Also, it’s worth mentioning that fractionated coconut oil can easily be used with essential oils as a carrier oil. Because of the hydrolysis process, it goes through to remove the fatty acids, it’s very soluble.

7. Pomegranate Oil

Just like its name suggests, pomegranate oil is extracted from the fruit itself. What’s so great about this oil is that it requires a minimal amount to enjoy its benefits fully. Plus, it’s largely scented and will make your hair smell beautiful all day long.

And what are those benefits? Nourishing your low porosity hair starting from its follicles by stimulating blood flow.

Also, if your hair has been taking forever to grow just 2 inches, count on pomegranate oil to stimulate hair growth, since it contains punicic acid, vitamin C, and linoleic acid.

Let me not forget: this oil is magic when it comes to hair loss reduction and dandruff elimination. I’ve noticed both myself and seeing the results really put an end to my misery.

Last but not least, pomegranate oil is very light, which is why it’s one of the best oils for low porosity hair. Also, it’s unlike other oils in that it isn’t commonly used in shampoos and moisturizers, so it’s a rare one!

8. Apricot Oil

I hope you’re loving the names as much as I am! It makes them so much easier to remember. Back to the point, apricot oil is ideal for low porosity hair because of how absorbable it is, enabling your hair to retain moisture for long periods of time.

Derived from apricot kernels in Asia, apricot oil barely leaves any residue when applied, but its effects are long-lasting, especially the softness.

The oil contains several acids; linoleic acids, alpha-linolenic acid, palmitic acid, and stearic acid, which all cumulatively work on improving your hair’s moisture absorption levels, as well as restoring its overall health.

What’s also unique about this oil is that its lubrication process is a breeze; you’ll find it very light and gentle on your hair. In addition, it manages to reach every hair strand so smoothly. Fun fact: these two reasons are actually what make it popular as a great massage cream ingredient!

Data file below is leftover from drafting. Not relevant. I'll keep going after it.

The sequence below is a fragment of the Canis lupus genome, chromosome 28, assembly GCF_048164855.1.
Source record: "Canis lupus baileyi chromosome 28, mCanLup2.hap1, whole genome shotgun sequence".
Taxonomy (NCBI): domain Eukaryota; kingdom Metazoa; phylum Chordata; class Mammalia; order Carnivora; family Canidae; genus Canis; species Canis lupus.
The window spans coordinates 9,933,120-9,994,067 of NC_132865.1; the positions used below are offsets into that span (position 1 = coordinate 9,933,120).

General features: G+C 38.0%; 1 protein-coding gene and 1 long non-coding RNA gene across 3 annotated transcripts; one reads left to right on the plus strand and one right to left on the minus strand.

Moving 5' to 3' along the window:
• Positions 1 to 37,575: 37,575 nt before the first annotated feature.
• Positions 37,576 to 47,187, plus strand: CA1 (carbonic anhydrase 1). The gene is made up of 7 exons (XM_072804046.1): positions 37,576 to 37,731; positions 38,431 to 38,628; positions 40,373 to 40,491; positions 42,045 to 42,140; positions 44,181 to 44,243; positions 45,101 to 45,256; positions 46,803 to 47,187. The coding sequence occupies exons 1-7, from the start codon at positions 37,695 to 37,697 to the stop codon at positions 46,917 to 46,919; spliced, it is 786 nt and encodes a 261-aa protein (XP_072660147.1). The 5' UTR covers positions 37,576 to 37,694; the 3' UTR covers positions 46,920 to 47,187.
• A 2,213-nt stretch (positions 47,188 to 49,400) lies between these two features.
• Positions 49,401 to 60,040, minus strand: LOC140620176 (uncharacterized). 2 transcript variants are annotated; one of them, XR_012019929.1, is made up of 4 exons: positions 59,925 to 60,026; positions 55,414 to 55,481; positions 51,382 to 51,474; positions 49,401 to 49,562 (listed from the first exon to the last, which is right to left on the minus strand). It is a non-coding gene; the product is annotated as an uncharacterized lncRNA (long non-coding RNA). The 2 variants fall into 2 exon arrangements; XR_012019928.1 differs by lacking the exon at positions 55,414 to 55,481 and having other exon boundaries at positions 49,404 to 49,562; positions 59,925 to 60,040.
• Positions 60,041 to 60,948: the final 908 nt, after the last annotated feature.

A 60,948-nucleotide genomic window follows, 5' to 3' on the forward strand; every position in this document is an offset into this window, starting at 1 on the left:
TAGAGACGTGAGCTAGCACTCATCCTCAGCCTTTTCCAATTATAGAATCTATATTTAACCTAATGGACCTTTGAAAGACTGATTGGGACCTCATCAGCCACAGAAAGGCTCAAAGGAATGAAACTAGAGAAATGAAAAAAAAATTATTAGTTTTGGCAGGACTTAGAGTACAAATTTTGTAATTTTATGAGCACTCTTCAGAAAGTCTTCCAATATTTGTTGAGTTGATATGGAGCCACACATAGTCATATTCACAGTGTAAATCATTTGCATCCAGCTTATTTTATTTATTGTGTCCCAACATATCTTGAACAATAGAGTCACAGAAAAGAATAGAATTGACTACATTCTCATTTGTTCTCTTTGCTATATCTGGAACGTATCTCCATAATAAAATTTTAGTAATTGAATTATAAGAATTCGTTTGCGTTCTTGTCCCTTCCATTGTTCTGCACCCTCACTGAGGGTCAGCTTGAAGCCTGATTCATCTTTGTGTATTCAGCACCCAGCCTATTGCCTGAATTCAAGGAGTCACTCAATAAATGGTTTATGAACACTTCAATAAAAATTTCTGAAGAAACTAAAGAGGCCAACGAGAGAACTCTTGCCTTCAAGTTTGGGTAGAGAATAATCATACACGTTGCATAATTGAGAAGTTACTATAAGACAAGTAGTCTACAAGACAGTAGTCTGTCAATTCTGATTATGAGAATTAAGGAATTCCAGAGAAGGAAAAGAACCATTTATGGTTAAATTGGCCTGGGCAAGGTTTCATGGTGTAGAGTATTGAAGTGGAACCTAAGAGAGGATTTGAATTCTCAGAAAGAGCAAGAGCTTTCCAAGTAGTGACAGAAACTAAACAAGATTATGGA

9. Sunflower Seed Oil

Extracted from the sunflower plant, the sunflower seed oil is one of the most favored and used by those with low porosity hair for being light, absorbable, and double-functioning as a moisturizer and deep conditioner.

If you find your hair to be in its best shape when it’s conditioned, you should rely on sunflower seed oil to continuously condition your hair. And since it’s a natural oil, it will also promote hair growth, strength, and luster in the process.

Not just that, if you have a dry scalp that can get itchy, sunflower oil contains vitamin A and vitamin E, which are both antioxidants that fight bacteria. Therefore, your scalp is restored back to normal, too! And a healthy scalp leads to healthy hair.

Last but not least, if split ends are one of your endless hair problems (I know it’s one of mine!), sunflower seed oil also keeps them to the bare minimum. It even prevents hair thinning as well. So, if you miss your long, thick hair, you might be welcoming it back soon!

10. Safflower Seed Oil

Safflower seed oil is derived from the Saffron flower and is commonly used by builders, painters, and constructors since it was originally a dye plant. Today, the safflower seed oil is most popularly recognized for its remarkable hair growth capabilities.

For starters, safflower seed oil works on solving one common problem among those with low porosity hair: hair loss. It noticeably reduces hair fall and then works on supplying your hair with sufficient nourishing for it to start growing by enhancing blood flow to your scalp.

Furthermore, it’s a perfect moisturizer as well, mainly due to the presence of linoleic acid. So, not only will your hair stop falling and start growing, but it will also be moisturized and soft enough to glow!

Last but not least, safflower seed oil can very well be used with other products or oils; it’s an effective emulsifier.

Frequently Asked Questions

Is Olive Oil Good for Low Porosity Hair?

Not at all! Olive oil for low porosity hair will only sit on top of it rather than get absorbed. Also, it’s a heavy oil, which will weigh down low porosity hair and cause more harm than good.

Is Jamaican Black Castor Oil Good for Low Porosity Hair?

That’s another no! In all cases, castor oil is not a beneficial oil for low porosity hair, mainly because it’s a very thick oil that would barely be able to penetrate low porosity hair.